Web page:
New York cancels Sunday marathon in wake of deadly storm
NEW YORK (Reuters) - New York City canceled its annual marathon on Friday, reversing Mayor Michael Bloomberg's earlier decision to go forward with Sunday's race, as it had become a lightning rod for residents frustrated by the disastrous aftermath of megastorm Sandy.
The decision came after a growing number of storm victims, some runners, and other politicians criticized Bloomberg's decision earlier in the week to go forward with the marathon, one of the world's most popular sporting events. They said the race, which had been expected to draw more than 40,000 runners, would divert critical police and other resources.
Bloomberg, hours after he repeated plans for the race to take place, issued a statement in which he said the event had become a "source of controversy and division" and would be scrubbed.
Some people had set up online petitions calling for runners to boycott the 26.2-mile competition, or to run backward from the starting line in protest.
Some runners, hearing of the canceled race, were frustrated that the mayor and the marathon organizers could not make a firm decision from the start.
"I have mixed emotions," said Christopher Miller, 34, of New Rochelle, New York, who would have been running his fourth New York City marathon. "Our hearts go out to people for their suffering, and also to the thousands who came from out of town and will leave without accomplishing what they set out to do months ago."
Sandy, which brought a record storm surge to coastal areas, killed at least 102 people after slamming into the U.S. Northeast on Monday. Forty-one died in New York City, about half of them in Staten Island, which was overrun by a wall of water.
Earlier on Friday at a press briefing on recovery efforts from the storm, Bloomberg had stood by his decision to hold the race, saying it showcased New York's resilience and would lift the city's spirits. He drew parallels with the decision a decade ago not to cancel or postpone the marathon after the September 11, 2001 attacks.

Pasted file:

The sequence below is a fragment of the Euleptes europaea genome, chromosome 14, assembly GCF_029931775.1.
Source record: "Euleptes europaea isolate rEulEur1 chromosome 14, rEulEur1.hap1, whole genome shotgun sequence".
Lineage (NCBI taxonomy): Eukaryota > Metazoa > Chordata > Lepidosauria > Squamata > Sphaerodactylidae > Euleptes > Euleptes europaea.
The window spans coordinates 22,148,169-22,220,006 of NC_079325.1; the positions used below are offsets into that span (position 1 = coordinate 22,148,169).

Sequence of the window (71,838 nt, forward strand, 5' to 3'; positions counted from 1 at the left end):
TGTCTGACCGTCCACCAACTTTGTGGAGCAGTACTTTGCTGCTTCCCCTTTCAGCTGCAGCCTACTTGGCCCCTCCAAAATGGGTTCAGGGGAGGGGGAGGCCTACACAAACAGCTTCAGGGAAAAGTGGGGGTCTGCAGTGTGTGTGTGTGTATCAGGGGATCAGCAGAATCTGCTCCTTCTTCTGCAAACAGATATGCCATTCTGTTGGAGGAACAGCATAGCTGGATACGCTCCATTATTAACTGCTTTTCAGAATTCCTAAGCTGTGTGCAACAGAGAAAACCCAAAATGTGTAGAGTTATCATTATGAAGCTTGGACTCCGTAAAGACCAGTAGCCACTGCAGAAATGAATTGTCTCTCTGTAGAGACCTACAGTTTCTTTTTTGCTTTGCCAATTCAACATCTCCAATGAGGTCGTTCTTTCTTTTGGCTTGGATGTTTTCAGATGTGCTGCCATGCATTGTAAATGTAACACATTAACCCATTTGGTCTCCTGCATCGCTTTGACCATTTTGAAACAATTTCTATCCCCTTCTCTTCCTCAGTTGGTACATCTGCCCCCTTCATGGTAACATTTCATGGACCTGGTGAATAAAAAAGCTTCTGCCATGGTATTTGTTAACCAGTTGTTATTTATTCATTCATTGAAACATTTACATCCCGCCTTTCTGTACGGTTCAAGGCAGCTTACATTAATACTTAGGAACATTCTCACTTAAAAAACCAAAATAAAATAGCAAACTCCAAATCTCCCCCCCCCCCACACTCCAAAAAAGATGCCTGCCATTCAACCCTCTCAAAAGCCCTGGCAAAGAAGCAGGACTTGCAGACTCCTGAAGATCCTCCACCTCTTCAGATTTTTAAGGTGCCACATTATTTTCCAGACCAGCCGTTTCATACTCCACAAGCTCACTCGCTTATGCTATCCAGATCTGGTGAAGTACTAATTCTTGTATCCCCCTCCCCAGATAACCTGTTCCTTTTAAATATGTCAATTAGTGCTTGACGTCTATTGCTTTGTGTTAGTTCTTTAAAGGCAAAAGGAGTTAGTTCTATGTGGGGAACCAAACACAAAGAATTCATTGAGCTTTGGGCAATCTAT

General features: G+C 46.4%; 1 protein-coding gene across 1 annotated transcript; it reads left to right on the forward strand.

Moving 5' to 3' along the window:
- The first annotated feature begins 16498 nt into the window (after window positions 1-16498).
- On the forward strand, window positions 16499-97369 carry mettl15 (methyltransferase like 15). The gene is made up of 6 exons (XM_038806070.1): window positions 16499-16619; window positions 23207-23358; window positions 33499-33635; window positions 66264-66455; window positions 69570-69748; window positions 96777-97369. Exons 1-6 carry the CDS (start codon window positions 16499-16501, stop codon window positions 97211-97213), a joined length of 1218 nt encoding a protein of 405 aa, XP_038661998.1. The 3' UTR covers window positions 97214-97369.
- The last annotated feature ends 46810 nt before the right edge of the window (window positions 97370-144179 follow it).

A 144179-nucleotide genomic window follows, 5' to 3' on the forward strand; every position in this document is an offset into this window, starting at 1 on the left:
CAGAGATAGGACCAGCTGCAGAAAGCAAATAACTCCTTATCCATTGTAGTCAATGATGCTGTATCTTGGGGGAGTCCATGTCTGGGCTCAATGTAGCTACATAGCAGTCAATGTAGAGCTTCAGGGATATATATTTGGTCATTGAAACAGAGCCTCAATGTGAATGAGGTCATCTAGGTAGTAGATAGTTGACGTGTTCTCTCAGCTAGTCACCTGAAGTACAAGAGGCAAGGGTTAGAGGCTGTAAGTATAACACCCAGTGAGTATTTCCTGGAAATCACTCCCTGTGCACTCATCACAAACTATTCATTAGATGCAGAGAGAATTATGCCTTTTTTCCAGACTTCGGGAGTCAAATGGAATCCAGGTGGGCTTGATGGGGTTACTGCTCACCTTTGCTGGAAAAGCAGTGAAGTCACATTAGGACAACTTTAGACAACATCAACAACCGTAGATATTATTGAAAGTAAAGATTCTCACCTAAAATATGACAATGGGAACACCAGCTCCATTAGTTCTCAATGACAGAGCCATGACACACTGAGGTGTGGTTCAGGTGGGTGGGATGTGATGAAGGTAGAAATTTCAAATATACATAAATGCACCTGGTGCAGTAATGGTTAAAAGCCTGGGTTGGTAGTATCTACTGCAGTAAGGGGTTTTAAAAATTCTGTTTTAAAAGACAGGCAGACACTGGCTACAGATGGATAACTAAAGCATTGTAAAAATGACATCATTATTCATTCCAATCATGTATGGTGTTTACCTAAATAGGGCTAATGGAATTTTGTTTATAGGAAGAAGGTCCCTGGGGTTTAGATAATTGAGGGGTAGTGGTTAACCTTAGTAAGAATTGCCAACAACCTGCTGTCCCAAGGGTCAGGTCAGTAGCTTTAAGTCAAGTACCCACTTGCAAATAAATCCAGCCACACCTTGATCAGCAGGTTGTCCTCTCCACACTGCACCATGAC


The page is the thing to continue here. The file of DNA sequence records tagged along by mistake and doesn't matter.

But in the past few days, the race quickly turned into a symbol of the haves and have-nots from the storm, which devastated some areas but left others - such as the Upper East Side of Manhattan, where Bloomberg lives - relatively untouched.
Many people had said the billionaire mayor seemed preoccupied with a recreational event while they and their neighbors were suffering. They also were angered by a New York Post report on Friday that the race organizer was using generators in Central Park for communications and other operations while millions of people in the region remained without heat, hot water and electricity.
In announcing the race had been called off, Bloomberg insisted it would not have required diverting resources from the recovery effort.
However, he said, "we cannot allow a controversy over an athletic event - even one as meaningful as this - to distract attention away from all the critically important work that is being done to recover from the storm and get our city back on track."
Bloomberg said the New York Road Runners Club, the organizers of the race, would have additional information in the days ahead for race participants.
While many New Yorkers had said they did not think it was appropriate to go ahead with the race after the storm, some had said they had thought the marathon would help the city.
"I think it could be uplifting," Denise Sioris, who was waiting for a bus near Central Park, said Friday morning. "You've got all these people here who came a long way just for this."
(Reporting by Martha Graybow, Edith Honan, Emily Flitter, Michelle Nichols, Anna Louie Sussman and Phil Wahba; Editing by Paul Thomasch and Paul Simao)
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